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Free Content Effectiveness of Acoustic Signals in Attracting Epipelagic Sharks to an Underwater Sound Source

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Three experimental studies were carried out in the field to determine the effectiveness of various acoustic signals in attracting free-ranging silky sharks, Carcharhinus falciformis, into the immediate vicinity of an under-water sound source. These studies were carried out over deep water in the Straits of Florida, miles from the mainland, as well as at a moored buoy in the Tongue of the Ocean, Bahamas.

All of the octave bands of noise used in the tests resulted in attraction, with the level of attraction increasing as the frequency spectrum decreased, respectively, from 500-1000 Hz, to 250-500 Hz, to 75-150 Hz, and finally, to 25-50 Hz. Irregularly pulsed signals were also more attractive than regularly pulsed signals, with the latter increasing in attractiveness as the pulse rate increased from 1, to 5, to 10, and finally to 20 pulses/sec. Additionally, it was established that, at least under certain conditions, sharks can be drawn away from one vessel by transmitting irregularly pulsed, low-frequency signals from another vessel, stationed a few hundred meters distant.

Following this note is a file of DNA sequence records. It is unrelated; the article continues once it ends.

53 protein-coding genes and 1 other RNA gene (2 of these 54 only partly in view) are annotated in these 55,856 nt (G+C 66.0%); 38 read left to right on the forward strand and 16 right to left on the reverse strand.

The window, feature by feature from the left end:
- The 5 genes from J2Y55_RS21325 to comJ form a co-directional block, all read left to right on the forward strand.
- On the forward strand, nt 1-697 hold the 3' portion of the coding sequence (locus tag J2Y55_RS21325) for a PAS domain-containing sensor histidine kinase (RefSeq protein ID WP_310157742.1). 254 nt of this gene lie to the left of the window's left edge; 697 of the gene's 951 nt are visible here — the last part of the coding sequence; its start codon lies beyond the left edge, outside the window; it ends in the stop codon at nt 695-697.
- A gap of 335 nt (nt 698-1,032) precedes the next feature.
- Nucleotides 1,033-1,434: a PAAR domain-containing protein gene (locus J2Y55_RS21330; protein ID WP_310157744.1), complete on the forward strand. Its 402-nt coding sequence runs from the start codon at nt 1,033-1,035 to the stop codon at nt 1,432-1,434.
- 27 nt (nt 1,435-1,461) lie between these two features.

Various behavioral actions of individual sharks, after approaching a sound source, are described. Also various practical considerations, arising from the findings, are discussed.

Document Type: Research Article

Publication date: December 1, 1972

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  • The Bulletin of Marine Science is dedicated to the dissemination of high quality research from the world's oceans. All aspects of marine science are treated by the Bulletin of Marine Science, including papers in marine biology, biological oceanography, fisheries, marine affairs, applied marine physics, marine geology and geophysics, marine and atmospheric chemistry, and meteorology and physical oceanography.
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